The Orion Nebula: An Active Star-Forming Region PowerPoint effects such as fly ins and transitions that require you to be in PowerPoint's Slide Show mode


In the orion nebula
In the Orion Nebula PowerPoint effects such as fly ins and transitions that require you to be in PowerPoint's Slide Show mode

The Becklin-Neugebauer Object (BN): Hot star, just reaching the main sequence

Kleinmann-Low nebula (KL): Cluster of cool, young protostars detectable only in the infrared

B3

B1

B1

O6

Protostars with protoplanetary disks

Visual image of the Orion Nebula


New terms
New Terms PowerPoint effects such as fly ins and transitions that require you to be in PowerPoint's Slide Show mode

shock wave

free-fall contraction

protostar

cocoon

protostellar disk

birth line

T Tauri star

Bok globule

Herbig–Haro object

bipolar flow

association

T association

O association

CNO (carbon–nitrogen–oxygen) cycle

opacity

hydrostatic equilibrium


Discussion questions
Discussion Questions PowerPoint effects such as fly ins and transitions that require you to be in PowerPoint's Slide Show mode

1. Ancient astronomers, philosophers, and poets assumed that the stars were eternal and unchanging. Is there any observation they could have made or any line of reasoning that could have led them to conclude that stars don’t live forever?

2. How does hydrostatic equilibrium relate to hot-air ballooning?


Quiz questions
Quiz Questions PowerPoint effects such as fly ins and transitions that require you to be in PowerPoint's Slide Show mode

1. In which component of the interstellar medium do new stars form?

a. In the HI clouds.

b. In the HII intercloud medium.

c. In the hot coronal gas.

d. In molecular clouds.

e. Both a and d above.


Quiz questions1
Quiz Questions PowerPoint effects such as fly ins and transitions that require you to be in PowerPoint's Slide Show mode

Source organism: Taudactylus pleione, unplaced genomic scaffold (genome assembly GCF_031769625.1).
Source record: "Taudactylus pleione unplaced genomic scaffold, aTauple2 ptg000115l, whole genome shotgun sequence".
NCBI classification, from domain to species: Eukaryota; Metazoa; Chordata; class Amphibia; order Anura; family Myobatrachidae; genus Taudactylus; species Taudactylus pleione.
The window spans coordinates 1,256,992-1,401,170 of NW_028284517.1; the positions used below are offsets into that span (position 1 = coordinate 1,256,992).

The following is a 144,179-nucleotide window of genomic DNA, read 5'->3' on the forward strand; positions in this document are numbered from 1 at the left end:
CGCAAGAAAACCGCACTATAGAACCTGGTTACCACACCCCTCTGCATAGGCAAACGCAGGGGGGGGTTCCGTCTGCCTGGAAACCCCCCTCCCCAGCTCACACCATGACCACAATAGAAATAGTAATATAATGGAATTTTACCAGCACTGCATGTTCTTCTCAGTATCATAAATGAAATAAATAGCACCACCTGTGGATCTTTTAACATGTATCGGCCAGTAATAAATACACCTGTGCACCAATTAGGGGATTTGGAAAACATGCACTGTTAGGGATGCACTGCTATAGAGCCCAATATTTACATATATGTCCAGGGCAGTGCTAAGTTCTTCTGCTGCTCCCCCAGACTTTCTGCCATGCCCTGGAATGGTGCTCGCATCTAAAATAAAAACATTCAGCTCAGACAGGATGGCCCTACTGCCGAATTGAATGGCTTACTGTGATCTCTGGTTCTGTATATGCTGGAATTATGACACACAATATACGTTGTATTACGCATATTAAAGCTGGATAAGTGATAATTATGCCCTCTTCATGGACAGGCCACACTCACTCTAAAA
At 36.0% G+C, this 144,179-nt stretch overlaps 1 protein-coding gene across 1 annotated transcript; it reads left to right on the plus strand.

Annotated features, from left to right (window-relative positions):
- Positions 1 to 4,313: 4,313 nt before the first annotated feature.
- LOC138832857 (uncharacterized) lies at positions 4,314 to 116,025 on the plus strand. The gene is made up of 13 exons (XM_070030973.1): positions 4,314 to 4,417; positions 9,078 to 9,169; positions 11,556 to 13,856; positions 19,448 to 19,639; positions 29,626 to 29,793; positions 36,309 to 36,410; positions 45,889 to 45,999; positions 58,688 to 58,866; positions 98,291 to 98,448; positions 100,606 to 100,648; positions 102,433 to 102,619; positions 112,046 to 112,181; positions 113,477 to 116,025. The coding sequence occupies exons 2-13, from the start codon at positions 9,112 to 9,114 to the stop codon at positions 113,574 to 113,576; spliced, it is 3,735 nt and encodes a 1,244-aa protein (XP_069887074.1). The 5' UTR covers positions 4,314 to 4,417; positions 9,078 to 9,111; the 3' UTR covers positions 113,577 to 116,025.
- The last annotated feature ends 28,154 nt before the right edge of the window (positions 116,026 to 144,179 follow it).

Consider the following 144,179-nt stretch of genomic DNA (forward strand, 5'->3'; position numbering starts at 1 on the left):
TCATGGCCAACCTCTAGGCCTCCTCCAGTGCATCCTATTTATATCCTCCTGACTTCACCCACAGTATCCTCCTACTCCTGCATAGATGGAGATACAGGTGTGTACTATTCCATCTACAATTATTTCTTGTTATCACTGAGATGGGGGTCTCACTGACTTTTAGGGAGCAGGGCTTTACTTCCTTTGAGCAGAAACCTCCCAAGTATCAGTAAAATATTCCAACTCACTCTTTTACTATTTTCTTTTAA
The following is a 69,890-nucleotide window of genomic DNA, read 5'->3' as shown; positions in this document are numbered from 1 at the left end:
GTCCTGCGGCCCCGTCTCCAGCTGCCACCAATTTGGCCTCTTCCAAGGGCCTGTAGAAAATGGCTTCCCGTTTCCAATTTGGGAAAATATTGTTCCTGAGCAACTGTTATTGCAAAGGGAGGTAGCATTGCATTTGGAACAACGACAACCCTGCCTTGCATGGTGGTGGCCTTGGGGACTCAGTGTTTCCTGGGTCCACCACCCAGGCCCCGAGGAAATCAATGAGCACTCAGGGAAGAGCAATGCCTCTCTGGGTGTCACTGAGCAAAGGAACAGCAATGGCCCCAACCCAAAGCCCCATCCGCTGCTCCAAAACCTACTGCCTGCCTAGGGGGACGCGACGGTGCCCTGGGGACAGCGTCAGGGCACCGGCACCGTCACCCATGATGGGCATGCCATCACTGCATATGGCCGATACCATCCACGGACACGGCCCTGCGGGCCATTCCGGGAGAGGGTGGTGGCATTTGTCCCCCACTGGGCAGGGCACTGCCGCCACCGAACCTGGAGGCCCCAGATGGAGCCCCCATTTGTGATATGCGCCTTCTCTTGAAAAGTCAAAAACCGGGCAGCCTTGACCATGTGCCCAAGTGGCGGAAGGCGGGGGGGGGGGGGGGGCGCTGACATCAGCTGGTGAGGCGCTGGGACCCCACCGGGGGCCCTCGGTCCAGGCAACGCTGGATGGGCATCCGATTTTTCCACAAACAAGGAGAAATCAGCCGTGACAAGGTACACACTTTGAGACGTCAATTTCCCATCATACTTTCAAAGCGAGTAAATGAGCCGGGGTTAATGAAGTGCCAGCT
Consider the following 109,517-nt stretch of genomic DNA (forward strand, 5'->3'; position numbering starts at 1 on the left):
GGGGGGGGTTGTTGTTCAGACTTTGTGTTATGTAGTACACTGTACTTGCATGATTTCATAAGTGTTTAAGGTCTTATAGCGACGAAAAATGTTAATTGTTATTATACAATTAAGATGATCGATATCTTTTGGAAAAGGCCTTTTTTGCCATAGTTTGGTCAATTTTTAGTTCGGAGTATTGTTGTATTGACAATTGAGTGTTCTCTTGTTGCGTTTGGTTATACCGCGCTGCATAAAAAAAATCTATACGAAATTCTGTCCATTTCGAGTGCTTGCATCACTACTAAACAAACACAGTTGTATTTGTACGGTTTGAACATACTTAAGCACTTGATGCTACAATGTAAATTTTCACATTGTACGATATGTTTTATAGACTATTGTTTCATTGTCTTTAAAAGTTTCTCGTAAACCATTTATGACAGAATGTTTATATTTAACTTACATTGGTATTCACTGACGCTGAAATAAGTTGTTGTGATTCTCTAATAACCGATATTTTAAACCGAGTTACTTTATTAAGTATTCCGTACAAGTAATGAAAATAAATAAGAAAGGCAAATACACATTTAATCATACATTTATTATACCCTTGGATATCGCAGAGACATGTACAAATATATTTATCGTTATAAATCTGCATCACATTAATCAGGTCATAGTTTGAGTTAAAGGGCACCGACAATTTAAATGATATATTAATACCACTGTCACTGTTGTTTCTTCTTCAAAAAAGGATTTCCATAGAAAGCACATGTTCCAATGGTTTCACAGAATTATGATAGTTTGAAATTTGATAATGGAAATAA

2. What force causes the contraction of a cloud of interstellar matter to form a star?

a. The electrostatic force.

b. The strong nuclear force.

c. The weak nuclear force.

d. The gravitational force.

e. All of the above.


Quiz questions2
Quiz Questions PowerPoint effects such as fly ins and transitions that require you to be in PowerPoint's Slide Show mode

3. Which factor resists the contraction of a cloud of interstellar matter?

a. Thermal energy.

b. The interstellar magnetic field.

c. Rotation.

d. Turbulence.

e. All of the above.


Quiz questions3
Quiz Questions PowerPoint effects such as fly ins and transitions that require you to be in PowerPoint's Slide Show mode

4. What triggers the gravitational collapse of material inside a molecular cloud?

a. Collisional cooling.

b. Shielding of the interstellar magnetic field.

c. Tidal forces slow the rate of rotation.

d. A subsidence in turbulence due to internal friction.

e. A passing shock wave.


Quiz questions4
Quiz Questions PowerPoint effects such as fly ins and transitions that require you to be in PowerPoint's Slide Show mode

5. What is the source of a shock wave that passes through a molecular cloud and triggers star formation?

a. A supernova explosion.

b. The ignition of hot stars within the cloud.